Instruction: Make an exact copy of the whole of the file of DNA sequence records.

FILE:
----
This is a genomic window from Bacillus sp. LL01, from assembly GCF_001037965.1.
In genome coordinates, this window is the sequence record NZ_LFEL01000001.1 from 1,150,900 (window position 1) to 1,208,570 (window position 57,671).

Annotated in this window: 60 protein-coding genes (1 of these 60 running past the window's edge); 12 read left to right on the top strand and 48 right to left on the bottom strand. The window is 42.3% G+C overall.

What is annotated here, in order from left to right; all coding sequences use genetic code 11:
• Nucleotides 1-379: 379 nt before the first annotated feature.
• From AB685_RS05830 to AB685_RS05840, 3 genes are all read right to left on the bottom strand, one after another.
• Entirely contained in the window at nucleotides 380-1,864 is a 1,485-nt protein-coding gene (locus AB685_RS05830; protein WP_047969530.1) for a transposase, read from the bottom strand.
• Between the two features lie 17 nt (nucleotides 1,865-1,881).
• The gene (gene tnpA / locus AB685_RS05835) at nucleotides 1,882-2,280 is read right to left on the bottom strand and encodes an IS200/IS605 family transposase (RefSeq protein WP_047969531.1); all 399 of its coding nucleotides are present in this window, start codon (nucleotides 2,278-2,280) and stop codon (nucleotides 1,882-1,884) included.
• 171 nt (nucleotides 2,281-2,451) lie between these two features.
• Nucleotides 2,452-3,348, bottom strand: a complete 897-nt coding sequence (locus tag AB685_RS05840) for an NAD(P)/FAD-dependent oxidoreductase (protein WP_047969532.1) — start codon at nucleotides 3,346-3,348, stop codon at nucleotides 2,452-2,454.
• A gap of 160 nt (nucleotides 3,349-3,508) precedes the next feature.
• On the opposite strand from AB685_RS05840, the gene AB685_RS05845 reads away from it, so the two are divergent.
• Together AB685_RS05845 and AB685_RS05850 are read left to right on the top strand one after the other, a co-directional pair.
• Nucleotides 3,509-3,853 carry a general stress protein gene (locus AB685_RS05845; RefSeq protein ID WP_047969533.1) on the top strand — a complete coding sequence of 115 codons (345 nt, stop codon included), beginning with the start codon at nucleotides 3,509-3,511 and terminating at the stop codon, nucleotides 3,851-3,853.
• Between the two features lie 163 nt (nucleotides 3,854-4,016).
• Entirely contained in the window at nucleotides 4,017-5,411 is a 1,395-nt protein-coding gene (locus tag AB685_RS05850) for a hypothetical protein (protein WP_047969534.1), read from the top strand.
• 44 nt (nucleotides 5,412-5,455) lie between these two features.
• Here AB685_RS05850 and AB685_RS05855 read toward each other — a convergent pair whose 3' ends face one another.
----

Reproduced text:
This is a genomic window from Bacillus sp. LL01, from assembly GCF_001037965.1.
In genome coordinates, this window is the sequence record NZ_LFEL01000001.1 from 1,150,900 (window position 1) to 1,208,570 (window position 57,671).

Annotated in this window: 60 protein-coding genes (1 of these 60 running past the window's edge); 12 read left to right on the top strand and 48 right to left on the bottom strand. The window is 42.3% G+C overall.

What is annotated here, in order from left to right; all coding sequences use genetic code 11:
• Nucleotides 1-379: 379 nt before the first annotated feature.
• From AB685_RS05830 to AB685_RS05840, 3 genes are all read right to left on the bottom strand, one after another.
• Entirely contained in the window at nucleotides 380-1,864 is a 1,485-nt protein-coding gene (locus AB685_RS05830; protein WP_047969530.1) for a transposase, read from the bottom strand.
• Between the two features lie 17 nt (nucleotides 1,865-1,881).
• The gene (gene tnpA / locus AB685_RS05835) at nucleotides 1,882-2,280 is read right to left on the bottom strand and encodes an IS200/IS605 family transposase (RefSeq protein WP_047969531.1); all 399 of its coding nucleotides are present in this window, start codon (nucleotides 2,278-2,280) and stop codon (nucleotides 1,882-1,884) included.
• 171 nt (nucleotides 2,281-2,451) lie between these two features.
• Nucleotides 2,452-3,348, bottom strand: a complete 897-nt coding sequence (locus tag AB685_RS05840) for an NAD(P)/FAD-dependent oxidoreductase (protein WP_047969532.1) — start codon at nucleotides 3,346-3,348, stop codon at nucleotides 2,452-2,454.
• A gap of 160 nt (nucleotides 3,349-3,508) precedes the next feature.
• On the opposite strand from AB685_RS05840, the gene AB685_RS05845 reads away from it, so the two are divergent.
• Together AB685_RS05845 and AB685_RS05850 are read left to right on the top strand one after the other, a co-directional pair.
• Nucleotides 3,509-3,853 carry a general stress protein gene (locus AB685_RS05845; RefSeq protein ID WP_047969533.1) on the top strand — a complete coding sequence of 115 codons (345 nt, stop codon included), beginning with the start codon at nucleotides 3,509-3,511 and terminating at the stop codon, nucleotides 3,851-3,853.
• Between the two features lie 163 nt (nucleotides 3,854-4,016).
• Entirely contained in the window at nucleotides 4,017-5,411 is a 1,395-nt protein-coding gene (locus tag AB685_RS05850) for a hypothetical protein (protein WP_047969534.1), read from the top strand.
• 44 nt (nucleotides 5,412-5,455) lie between these two features.
• Here AB685_RS05850 and AB685_RS05855 read toward each other — a convergent pair whose 3' ends face one another.